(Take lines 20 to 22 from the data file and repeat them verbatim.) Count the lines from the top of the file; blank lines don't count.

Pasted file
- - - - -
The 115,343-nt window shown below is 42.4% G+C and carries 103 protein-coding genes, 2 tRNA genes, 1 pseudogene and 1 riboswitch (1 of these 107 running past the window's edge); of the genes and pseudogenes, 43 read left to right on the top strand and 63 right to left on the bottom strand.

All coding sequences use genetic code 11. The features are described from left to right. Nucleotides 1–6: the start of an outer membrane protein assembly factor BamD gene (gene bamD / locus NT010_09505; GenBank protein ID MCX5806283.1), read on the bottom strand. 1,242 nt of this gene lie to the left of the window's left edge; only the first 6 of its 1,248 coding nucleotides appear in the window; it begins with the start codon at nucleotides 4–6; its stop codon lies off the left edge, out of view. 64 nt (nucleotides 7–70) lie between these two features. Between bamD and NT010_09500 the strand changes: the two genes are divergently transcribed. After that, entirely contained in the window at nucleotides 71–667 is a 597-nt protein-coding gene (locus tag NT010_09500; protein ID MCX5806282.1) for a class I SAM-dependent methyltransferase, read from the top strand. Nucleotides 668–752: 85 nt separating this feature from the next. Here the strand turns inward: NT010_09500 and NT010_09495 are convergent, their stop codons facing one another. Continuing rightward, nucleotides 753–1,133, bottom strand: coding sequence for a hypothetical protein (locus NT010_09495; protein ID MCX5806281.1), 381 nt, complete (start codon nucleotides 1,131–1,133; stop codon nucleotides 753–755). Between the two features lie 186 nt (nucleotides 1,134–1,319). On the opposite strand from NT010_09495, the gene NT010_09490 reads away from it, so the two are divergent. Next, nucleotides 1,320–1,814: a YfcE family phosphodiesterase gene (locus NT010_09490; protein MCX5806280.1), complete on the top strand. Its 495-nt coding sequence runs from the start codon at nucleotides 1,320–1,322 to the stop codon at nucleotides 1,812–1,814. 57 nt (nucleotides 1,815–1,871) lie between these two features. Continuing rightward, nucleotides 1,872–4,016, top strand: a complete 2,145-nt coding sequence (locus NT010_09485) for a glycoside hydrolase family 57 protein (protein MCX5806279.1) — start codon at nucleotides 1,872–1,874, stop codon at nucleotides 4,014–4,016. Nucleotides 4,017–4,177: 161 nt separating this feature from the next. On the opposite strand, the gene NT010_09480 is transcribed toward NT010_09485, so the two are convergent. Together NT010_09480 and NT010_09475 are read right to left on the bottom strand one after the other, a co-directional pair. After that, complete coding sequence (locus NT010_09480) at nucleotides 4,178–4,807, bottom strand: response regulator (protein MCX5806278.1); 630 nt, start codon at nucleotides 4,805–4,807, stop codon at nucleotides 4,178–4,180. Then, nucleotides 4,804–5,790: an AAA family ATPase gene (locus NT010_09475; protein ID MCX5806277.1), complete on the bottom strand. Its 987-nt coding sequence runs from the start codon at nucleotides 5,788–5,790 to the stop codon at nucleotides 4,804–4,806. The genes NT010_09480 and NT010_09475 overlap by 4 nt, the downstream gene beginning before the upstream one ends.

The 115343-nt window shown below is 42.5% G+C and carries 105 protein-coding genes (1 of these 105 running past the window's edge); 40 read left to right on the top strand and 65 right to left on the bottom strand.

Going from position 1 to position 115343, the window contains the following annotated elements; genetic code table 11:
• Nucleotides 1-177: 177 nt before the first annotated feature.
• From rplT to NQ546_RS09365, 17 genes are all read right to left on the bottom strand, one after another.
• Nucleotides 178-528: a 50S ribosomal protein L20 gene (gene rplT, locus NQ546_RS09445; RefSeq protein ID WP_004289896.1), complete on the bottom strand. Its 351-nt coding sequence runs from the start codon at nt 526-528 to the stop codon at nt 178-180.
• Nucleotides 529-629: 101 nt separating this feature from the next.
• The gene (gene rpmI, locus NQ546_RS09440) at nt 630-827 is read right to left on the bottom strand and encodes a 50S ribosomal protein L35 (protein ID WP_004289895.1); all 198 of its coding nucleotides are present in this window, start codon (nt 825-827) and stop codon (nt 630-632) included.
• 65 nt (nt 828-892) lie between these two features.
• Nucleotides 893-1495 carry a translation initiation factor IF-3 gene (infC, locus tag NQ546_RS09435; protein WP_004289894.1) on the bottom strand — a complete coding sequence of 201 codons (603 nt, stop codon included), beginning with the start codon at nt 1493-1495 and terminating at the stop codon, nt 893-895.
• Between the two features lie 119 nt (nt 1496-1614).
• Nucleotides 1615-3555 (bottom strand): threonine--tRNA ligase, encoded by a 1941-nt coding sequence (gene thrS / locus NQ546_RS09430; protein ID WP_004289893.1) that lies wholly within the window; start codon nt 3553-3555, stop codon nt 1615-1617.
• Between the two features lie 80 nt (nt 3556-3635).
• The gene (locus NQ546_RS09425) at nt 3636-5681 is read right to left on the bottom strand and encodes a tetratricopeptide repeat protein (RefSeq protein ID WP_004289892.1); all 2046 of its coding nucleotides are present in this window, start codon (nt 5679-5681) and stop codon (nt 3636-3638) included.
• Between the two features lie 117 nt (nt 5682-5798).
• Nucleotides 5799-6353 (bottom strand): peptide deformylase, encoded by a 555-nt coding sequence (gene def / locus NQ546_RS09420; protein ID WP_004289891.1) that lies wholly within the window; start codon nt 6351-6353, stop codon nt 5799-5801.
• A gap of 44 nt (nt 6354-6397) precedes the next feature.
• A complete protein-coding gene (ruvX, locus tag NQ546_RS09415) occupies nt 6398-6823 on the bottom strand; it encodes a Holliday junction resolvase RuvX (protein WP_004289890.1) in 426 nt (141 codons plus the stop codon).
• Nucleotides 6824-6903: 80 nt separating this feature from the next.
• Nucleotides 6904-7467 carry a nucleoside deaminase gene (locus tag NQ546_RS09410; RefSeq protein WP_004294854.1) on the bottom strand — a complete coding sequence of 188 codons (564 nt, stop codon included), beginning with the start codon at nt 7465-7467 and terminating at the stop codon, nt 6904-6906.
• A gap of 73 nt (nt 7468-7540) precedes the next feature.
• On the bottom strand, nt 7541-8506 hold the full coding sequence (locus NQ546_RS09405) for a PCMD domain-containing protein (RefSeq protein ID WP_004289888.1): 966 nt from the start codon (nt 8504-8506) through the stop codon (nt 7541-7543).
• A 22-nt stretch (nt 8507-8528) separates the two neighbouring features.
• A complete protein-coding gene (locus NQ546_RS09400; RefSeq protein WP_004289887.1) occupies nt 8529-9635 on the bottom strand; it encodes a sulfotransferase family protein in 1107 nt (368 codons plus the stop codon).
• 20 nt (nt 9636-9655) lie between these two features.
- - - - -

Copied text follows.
• Nucleotides 6824-6903: 80 nt separating this feature from the next.
• Nucleotides 6904-7467 carry a nucleoside deaminase gene (locus tag NQ546_RS09410; RefSeq protein WP_004294854.1) on the bottom strand — a complete coding sequence of 188 codons (564 nt, stop codon included), beginning with the start codon at nt 7465-7467 and terminating at the stop codon, nt 6904-6906.
• A gap of 73 nt (nt 7468-7540) precedes the next feature.